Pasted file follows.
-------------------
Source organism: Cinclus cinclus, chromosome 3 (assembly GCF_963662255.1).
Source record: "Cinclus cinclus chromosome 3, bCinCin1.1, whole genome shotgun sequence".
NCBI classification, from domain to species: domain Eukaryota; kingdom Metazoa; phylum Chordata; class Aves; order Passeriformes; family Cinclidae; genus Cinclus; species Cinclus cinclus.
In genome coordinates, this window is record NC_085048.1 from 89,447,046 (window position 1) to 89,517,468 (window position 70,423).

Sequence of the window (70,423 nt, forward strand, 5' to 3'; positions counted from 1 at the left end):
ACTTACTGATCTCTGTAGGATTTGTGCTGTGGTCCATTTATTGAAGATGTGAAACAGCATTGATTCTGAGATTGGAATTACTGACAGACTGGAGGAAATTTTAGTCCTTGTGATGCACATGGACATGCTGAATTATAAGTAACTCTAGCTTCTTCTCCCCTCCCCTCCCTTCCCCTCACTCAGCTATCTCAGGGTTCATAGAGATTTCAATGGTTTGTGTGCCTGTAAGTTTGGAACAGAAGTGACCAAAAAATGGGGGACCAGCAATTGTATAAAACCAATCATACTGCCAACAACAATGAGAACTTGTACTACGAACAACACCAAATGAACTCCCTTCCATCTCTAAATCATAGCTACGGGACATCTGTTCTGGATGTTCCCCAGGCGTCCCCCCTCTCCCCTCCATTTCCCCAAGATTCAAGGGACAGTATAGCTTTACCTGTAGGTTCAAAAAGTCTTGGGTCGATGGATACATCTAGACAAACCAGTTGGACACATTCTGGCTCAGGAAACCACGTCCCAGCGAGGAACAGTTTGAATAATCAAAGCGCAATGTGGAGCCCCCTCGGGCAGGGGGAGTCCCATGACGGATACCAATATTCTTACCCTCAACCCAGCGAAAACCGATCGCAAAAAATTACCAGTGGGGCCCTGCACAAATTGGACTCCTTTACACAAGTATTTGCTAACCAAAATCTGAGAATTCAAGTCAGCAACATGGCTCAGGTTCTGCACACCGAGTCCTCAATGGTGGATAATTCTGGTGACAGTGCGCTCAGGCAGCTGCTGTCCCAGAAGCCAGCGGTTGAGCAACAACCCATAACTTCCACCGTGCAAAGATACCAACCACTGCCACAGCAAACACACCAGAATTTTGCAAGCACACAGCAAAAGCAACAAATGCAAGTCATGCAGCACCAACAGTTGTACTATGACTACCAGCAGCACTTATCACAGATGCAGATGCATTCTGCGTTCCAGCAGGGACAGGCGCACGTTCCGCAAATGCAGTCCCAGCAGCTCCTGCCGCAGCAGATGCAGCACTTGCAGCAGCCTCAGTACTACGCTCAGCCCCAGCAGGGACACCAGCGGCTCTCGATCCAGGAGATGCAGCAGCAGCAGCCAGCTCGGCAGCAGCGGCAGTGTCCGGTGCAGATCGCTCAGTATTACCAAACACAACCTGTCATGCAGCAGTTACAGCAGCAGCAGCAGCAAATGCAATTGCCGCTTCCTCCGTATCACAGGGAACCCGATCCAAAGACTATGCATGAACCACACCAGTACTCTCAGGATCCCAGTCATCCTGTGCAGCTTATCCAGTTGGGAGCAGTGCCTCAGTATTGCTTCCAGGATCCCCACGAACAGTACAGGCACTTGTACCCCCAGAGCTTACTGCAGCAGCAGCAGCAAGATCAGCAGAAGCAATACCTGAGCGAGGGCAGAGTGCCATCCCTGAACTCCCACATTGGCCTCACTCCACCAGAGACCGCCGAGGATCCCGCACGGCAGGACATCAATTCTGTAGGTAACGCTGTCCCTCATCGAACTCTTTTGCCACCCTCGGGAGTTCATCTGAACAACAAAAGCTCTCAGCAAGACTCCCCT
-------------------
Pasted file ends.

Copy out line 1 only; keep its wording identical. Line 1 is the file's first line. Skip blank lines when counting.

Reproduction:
Source organism: Cinclus cinclus, chromosome 3 (assembly GCF_963662255.1).